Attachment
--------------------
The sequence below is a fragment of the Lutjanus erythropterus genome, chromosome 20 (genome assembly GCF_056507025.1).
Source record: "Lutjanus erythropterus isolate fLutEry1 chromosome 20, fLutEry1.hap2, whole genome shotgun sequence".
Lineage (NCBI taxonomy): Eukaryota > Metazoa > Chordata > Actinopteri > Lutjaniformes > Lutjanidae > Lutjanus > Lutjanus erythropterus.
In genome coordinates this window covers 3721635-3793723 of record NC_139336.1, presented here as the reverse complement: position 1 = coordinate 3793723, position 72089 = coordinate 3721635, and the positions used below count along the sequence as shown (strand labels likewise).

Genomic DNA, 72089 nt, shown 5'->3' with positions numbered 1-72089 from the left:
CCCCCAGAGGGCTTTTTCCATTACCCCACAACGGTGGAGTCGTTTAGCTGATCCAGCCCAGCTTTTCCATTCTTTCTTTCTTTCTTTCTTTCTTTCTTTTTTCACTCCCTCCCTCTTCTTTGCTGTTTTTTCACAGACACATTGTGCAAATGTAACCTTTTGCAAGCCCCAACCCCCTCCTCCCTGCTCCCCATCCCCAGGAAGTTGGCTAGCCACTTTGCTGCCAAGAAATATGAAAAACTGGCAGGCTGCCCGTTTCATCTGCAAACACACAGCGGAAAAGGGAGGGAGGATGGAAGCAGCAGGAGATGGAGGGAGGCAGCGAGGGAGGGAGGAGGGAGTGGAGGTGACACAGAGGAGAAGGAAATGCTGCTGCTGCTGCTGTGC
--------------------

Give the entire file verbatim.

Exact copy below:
The sequence below is a fragment of the Lutjanus erythropterus genome, chromosome 20 (genome assembly GCF_056507025.1).
Source record: "Lutjanus erythropterus isolate fLutEry1 chromosome 20, fLutEry1.hap2, whole genome shotgun sequence".
Lineage (NCBI taxonomy): Eukaryota > Metazoa > Chordata > Actinopteri > Lutjaniformes > Lutjanidae > Lutjanus > Lutjanus erythropterus.
In genome coordinates this window covers 3721635-3793723 of record NC_139336.1, presented here as the reverse complement: position 1 = coordinate 3793723, position 72089 = coordinate 3721635, and the positions used below count along the sequence as shown (strand labels likewise).

Genomic DNA, 72089 nt, shown 5'->3' with positions numbered 1-72089 from the left:
CCCCCAGAGGGCTTTTTCCATTACCCCACAACGGTGGAGTCGTTTAGCTGATCCAGCCCAGCTTTTCCATTCTTTCTTTCTTTCTTTCTTTCTTTCTTTTTTCACTCCCTCCCTCTTCTTTGCTGTTTTTTCACAGACACATTGTGCAAATGTAACCTTTTGCAAGCCCCAACCCCCTCCTCCCTGCTCCCCATCCCCAGGAAGTTGGCTAGCCACTTTGCTGCCAAGAAATATGAAAAACTGGCAGGCTGCCCGTTTCATCTGCAAACACACAGCGGAAAAGGGAGGGAGGATGGAAGCAGCAGGAGATGGAGGGAGGCAGCGAGGGAGGGAGGAGGGAGTGGAGGTGACACAGAGGAGAAGGAAATGCTGCTGCTGCTGCTGTGC